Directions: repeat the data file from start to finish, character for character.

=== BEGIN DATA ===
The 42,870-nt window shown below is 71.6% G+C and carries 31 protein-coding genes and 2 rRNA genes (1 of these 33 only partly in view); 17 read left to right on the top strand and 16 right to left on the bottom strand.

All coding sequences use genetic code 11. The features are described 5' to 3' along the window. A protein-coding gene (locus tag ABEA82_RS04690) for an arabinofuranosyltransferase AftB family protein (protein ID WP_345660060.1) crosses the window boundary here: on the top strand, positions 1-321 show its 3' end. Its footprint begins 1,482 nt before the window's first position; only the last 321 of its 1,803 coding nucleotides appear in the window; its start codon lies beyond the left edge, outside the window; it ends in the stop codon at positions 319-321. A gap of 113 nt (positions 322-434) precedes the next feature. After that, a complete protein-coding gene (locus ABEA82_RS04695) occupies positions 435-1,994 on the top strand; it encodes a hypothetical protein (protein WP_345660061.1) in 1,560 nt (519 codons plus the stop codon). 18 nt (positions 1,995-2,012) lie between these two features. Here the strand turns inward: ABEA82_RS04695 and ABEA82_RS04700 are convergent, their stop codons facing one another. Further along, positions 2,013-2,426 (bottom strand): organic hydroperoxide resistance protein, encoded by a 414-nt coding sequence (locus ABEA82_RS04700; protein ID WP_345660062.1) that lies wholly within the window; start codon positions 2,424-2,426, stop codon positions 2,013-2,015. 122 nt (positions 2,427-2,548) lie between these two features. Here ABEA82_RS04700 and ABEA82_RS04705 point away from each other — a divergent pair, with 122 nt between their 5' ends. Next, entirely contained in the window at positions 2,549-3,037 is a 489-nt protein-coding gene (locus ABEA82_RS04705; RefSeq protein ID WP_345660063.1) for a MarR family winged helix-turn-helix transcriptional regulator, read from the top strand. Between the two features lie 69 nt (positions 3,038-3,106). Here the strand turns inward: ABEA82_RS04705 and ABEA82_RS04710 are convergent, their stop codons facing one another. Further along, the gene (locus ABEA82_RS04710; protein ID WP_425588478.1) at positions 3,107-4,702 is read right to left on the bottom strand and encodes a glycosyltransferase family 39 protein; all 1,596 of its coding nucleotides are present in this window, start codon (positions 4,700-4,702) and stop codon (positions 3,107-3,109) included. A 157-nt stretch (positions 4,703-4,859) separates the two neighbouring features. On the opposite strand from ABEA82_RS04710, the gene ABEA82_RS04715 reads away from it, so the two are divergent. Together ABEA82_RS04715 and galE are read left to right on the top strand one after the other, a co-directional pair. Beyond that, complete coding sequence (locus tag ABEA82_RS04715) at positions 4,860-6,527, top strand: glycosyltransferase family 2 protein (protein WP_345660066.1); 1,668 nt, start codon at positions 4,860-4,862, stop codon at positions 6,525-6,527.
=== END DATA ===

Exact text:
The 42,870-nt window shown below is 71.6% G+C and carries 31 protein-coding genes and 2 rRNA genes (1 of these 33 only partly in view); 17 read left to right on the top strand and 16 right to left on the bottom strand.

All coding sequences use genetic code 11. The features are described 5' to 3' along the window. A protein-coding gene (locus tag ABEA82_RS04690) for an arabinofuranosyltransferase AftB family protein (protein ID WP_345660060.1) crosses the window boundary here: on the top strand, positions 1-321 show its 3' end. Its footprint begins 1,482 nt before the window's first position; only the last 321 of its 1,803 coding nucleotides appear in the window; its start codon lies beyond the left edge, outside the window; it ends in the stop codon at positions 319-321. A gap of 113 nt (positions 322-434) precedes the next feature. After that, a complete protein-coding gene (locus ABEA82_RS04695) occupies positions 435-1,994 on the top strand; it encodes a hypothetical protein (protein WP_345660061.1) in 1,560 nt (519 codons plus the stop codon). 18 nt (positions 1,995-2,012) lie between these two features. Here the strand turns inward: ABEA82_RS04695 and ABEA82_RS04700 are convergent, their stop codons facing one another. Further along, positions 2,013-2,426 (bottom strand): organic hydroperoxide resistance protein, encoded by a 414-nt coding sequence (locus ABEA82_RS04700; protein ID WP_345660062.1) that lies wholly within the window; start codon positions 2,424-2,426, stop codon positions 2,013-2,015. 122 nt (positions 2,427-2,548) lie between these two features. Here ABEA82_RS04700 and ABEA82_RS04705 point away from each other — a divergent pair, with 122 nt between their 5' ends. Next, entirely contained in the window at positions 2,549-3,037 is a 489-nt protein-coding gene (locus ABEA82_RS04705; RefSeq protein ID WP_345660063.1) for a MarR family winged helix-turn-helix transcriptional regulator, read from the top strand. Between the two features lie 69 nt (positions 3,038-3,106). Here the strand turns inward: ABEA82_RS04705 and ABEA82_RS04710 are convergent, their stop codons facing one another. Further along, the gene (locus ABEA82_RS04710; protein ID WP_425588478.1) at positions 3,107-4,702 is read right to left on the bottom strand and encodes a glycosyltransferase family 39 protein; all 1,596 of its coding nucleotides are present in this window, start codon (positions 4,700-4,702) and stop codon (positions 3,107-3,109) included. A 157-nt stretch (positions 4,703-4,859) separates the two neighbouring features. On the opposite strand from ABEA82_RS04710, the gene ABEA82_RS04715 reads away from it, so the two are divergent. Together ABEA82_RS04715 and galE are read left to right on the top strand one after the other, a co-directional pair. Beyond that, complete coding sequence (locus tag ABEA82_RS04715) at positions 4,860-6,527, top strand: glycosyltransferase family 2 protein (protein WP_345660066.1); 1,668 nt, start codon at positions 4,860-4,862, stop codon at positions 6,525-6,527.